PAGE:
Review – The Return by Victoria Hislop


Title: The Return

Author: Victoria Hislop

Publisher: Headline Review

Release Date: April 2009

Genre: Historical Fiction

My Rating: 5/10 Begrudgingly Finished


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Holiday Reads/I’m Back

So that’s it. I’m back. I finished my degree, started back at work full time and now I have nothing to do with my spare time other than read and write about it.

While the beginning of this year was quite good for reading considering I was so busy, the summer just got too much that I ended up re-reading the entire Harry Potter series for a bit of mindless comfort. This is something I haven’t done since my teenage years when I read nothing else other than Harry Potter over and over again, starting from the beginning each time I reached the end. It meant that I read them with a slightly different perspective and started noticing things that I previously overlooked, particularly in characters’ emotional development. I finally get exactly why Harry is so angsty all the way through Order of the Phoenix! J. K. Rowling has such an intricate way of constructing and developing characters that I just love, and have never really appreciated before. This re-read ended up being exactly what I needed to keep me going through the final through months of dissertation stress.

But I’m finished now, and the stress is over. I had a wonderfully relaxing holiday in Lanzarote last week where I managed to get through three books that have been sat on my shelf for far too long – The One Memory of Flora Banks by Emily Barr, The Breakdown by B. A. Paris, and The Making of Us by Lisa Jewell. Fortunately, I really enjoyed all three (more detailed reviews to follow soon!) making my week in the sun even more wonderful.


The One Memory of Flora Banks was perhaps the best way to ease myself back into reading something other than Harry Potter. It’s a fairly easy-read YA story – I finished it in less than a day – about a girl who suffers from amnesia. Despite not being able to remember anything since she was a child, she kisses a boy at a party wakes up the next morning having remembered it. It sounds really cheesy, and in a way it is, but it’s very well written with an exciting plot and decent characters.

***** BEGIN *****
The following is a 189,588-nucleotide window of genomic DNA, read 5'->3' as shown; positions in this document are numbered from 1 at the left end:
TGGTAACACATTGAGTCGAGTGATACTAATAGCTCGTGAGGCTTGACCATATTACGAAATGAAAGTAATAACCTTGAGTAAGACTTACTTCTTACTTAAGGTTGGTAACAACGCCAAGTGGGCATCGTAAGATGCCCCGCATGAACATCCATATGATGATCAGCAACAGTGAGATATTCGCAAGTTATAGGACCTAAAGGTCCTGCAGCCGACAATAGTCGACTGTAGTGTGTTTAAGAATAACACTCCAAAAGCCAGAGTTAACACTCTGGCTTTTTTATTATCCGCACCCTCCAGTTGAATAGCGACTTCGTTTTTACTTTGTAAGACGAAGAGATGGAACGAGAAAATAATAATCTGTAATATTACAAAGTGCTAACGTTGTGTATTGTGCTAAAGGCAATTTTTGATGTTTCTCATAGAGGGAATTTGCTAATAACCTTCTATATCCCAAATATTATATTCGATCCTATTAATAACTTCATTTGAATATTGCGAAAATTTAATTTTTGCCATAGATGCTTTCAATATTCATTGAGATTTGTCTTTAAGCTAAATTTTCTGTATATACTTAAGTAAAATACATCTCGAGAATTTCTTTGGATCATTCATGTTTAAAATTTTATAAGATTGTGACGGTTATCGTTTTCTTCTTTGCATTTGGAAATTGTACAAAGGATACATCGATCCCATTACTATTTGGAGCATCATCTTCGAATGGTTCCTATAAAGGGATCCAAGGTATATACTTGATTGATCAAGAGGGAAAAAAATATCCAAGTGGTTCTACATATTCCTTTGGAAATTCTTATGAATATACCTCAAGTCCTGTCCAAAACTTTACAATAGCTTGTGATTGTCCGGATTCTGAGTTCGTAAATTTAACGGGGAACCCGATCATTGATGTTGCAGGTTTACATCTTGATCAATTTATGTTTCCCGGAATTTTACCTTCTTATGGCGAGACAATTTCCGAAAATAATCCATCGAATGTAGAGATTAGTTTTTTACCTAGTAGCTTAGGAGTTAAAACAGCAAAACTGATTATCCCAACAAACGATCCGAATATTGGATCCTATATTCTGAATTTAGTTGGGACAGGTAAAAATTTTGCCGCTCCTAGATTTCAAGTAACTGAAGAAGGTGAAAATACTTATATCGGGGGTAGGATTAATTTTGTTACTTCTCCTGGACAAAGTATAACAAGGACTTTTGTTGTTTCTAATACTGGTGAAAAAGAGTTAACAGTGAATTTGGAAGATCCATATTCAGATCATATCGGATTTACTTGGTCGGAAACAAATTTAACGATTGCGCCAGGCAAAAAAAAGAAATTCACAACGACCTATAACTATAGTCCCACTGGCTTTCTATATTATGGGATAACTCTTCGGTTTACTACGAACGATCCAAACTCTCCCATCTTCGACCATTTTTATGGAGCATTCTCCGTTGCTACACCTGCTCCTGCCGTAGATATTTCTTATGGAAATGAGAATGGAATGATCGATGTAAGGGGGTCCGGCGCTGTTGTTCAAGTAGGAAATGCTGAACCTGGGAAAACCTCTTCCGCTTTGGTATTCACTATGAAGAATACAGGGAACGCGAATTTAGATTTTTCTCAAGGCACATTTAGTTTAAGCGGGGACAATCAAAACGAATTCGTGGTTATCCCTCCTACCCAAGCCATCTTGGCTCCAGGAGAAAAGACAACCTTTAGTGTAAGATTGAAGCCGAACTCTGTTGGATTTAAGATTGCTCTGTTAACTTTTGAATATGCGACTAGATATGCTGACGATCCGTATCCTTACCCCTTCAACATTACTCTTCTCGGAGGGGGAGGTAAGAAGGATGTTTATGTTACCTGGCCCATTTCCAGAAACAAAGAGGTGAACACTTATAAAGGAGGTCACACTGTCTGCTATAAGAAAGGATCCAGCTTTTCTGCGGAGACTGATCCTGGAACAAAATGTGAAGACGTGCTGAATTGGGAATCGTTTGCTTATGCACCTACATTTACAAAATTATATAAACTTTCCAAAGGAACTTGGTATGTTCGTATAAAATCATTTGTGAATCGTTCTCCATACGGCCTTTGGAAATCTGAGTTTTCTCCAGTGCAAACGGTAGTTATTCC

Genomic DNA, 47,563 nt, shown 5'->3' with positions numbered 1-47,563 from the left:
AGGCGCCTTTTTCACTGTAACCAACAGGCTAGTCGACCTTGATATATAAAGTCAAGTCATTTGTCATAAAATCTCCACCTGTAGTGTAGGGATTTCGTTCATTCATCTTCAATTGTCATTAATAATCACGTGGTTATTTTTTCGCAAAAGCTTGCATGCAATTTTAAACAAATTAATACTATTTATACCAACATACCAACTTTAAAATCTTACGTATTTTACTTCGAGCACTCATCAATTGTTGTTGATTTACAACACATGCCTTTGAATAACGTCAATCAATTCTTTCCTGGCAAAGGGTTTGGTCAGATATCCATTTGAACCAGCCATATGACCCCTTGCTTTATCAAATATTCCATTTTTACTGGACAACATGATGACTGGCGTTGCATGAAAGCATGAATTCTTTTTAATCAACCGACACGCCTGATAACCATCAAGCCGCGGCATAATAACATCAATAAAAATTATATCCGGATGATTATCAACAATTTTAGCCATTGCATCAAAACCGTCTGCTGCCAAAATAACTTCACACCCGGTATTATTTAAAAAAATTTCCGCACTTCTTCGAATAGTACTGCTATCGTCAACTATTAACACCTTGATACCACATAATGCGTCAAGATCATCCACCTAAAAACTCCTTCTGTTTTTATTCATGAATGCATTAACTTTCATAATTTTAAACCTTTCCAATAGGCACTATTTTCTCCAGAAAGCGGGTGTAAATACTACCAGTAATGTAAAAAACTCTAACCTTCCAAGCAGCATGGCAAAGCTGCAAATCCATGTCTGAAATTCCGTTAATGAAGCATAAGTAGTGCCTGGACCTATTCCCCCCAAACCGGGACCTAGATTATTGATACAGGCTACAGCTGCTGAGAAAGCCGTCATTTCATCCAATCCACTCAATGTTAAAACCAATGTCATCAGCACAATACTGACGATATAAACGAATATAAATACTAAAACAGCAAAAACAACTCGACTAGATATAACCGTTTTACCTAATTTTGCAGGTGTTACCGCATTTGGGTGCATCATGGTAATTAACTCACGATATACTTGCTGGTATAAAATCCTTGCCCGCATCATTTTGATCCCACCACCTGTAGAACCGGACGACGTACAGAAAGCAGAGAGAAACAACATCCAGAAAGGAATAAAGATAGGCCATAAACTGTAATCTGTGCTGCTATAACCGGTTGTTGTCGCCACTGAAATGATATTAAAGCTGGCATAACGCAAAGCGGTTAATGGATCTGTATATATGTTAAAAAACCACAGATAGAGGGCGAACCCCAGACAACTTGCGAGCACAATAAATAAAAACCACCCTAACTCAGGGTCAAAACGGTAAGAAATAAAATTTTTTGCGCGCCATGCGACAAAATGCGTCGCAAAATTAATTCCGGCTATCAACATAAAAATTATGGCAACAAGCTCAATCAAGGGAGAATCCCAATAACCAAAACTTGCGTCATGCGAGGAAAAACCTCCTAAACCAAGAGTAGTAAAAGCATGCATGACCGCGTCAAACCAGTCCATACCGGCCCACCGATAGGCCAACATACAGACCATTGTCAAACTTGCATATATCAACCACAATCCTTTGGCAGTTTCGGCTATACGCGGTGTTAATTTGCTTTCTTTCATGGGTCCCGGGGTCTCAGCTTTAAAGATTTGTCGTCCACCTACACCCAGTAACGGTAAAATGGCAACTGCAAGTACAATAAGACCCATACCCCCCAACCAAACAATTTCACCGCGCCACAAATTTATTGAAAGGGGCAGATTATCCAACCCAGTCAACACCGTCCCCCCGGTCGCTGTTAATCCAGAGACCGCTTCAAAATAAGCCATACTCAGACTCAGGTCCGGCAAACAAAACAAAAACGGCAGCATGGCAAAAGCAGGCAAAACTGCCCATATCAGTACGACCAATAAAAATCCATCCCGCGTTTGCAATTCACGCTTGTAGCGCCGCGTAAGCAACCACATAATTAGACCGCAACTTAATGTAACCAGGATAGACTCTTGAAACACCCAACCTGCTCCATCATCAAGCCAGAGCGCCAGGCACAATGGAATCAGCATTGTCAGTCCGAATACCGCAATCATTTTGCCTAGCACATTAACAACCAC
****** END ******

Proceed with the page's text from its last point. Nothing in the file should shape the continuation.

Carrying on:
I then moved on to The Breakdown by B. A. Paris. I read Behind Closed Doors by the same author at the beginning of the year and absolutely loved it, so I was excited to get stuck into this one. I was slightly disheartened when my sister, who also really enjoyed Behind Closed Doors, told me she couldn’t get past the first few chapters, but I ploughed on anyway. I ended up really enjoying it, not quite as much as Behind Closed Doors, but good nonetheless. It’s the sort of psychological thriller where the plot comes together right at the end, and suddenly there’s a reason for the annoying characters and slightly dubious plot. 


Finally, I read The Making of Us by Lisa Jewell, who is fast becoming one of my favourite authors. For some reason, I expected this to be a romance novel, but it wasn’t at all. It tells the story of three donor children who share the same biological father. As usual, Lisa Jewell writes wonderfully real characters, each equally interesting and endearing. While nothing can beat my favourite Lisa Jewell book, The House We Grew Up In, this one comes close.

So there you have it. Look out for full reviews of each of these, along with everything else I’ve read this year over the next few weeks.